Wolin is an island at the mouth of the river Oder. It was almost certainly the location which the sagas depict as the home of the Jómsvikings: a band of elite Vikings who sold their services to the highest bidder.
Sagas tell of a magnificent fortress with an artificial harbour which could hold 360 ships. The archaeological evidence does not bear this out, but Jómsborg may well have been the base of a band of mercenaries who served a Slavic prince.
Jómsborg Viking Fort
This is a reconstruction of the fort, 3km from Warsaw. The wooden buildings and palisades have been interpreted and, at weekends in the summer, the fort is populated with living history demonstrators.
There are regular demonstrations of archery, axe throwing and sword fights, although there are also demonstrations of Viking crafts and “historical picnics” on occasions.
The stronghold also organises "living history lessons" for school groups and historical events/shows for groups of adults.
By 800, Wolin had grown from a simple fishing settlement into a waterside town with wooden houses and streets which were surrounded by a semi-circular rampart. Arabic writer Ibrahim Ibn Jakub described the harbour in 964-5, and Adam of Bremen (mid-11th century) described it as “one of the greatest of all cities of Europe”, which was “crammed with the goods of all the peoples of the North”. Excavation has shown this to be true of this cosmopolitan city in which the Viking influence is clearly visible.
The wooden structures survived extremely well and could be dated using dendrochronology. The palisade resembled those of the Viking towns of Hedeby (today, in northern Germany) and Ribe (southern Sweden) in the Scandinavian homelands. By the end of the century, the town was laid out on a regular grid, with square plots each containing four buildings. Each building was more or less uniform in size, approximately 5m x 6m.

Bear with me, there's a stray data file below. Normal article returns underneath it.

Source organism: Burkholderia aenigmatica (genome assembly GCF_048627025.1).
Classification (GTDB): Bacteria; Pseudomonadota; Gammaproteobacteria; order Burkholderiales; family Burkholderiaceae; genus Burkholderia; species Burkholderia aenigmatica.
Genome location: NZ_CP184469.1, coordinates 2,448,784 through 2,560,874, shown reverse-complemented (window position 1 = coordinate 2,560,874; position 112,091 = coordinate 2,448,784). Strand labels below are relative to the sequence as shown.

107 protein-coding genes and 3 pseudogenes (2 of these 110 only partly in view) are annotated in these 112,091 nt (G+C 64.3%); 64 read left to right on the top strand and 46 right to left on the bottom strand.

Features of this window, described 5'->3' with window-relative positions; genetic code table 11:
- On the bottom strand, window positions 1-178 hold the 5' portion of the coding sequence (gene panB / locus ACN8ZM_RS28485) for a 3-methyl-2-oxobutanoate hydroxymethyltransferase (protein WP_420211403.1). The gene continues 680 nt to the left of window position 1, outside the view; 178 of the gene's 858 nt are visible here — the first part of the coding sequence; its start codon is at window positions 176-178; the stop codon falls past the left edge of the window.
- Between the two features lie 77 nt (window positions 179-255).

Archaeologists discovered that the buildings had been used for a wide range of craft activities. These included finely worked Baltic amber, as well as smithing and smelting, comb making, leather work and textiles, and shipbuilding.
Temple and Cemeteries
An unusual feature of Wolin was a Slavic cult temple, dating to around 966. Extensive Viking cemeteries have also been discovered.
A gold disc, known as the Curmsun disc, includes the names of both Harald Bluetooth and Jómsborg. It is believed to have been part of a hoard found in Wolin in 1841, but was not recognised as being of any value until 2014. The disc actually has a very high gold content.
Excavated artefacts are on display both in the town museum (Muzeum Regionalne) and also in the Muzeum Narodowe in Szczecin.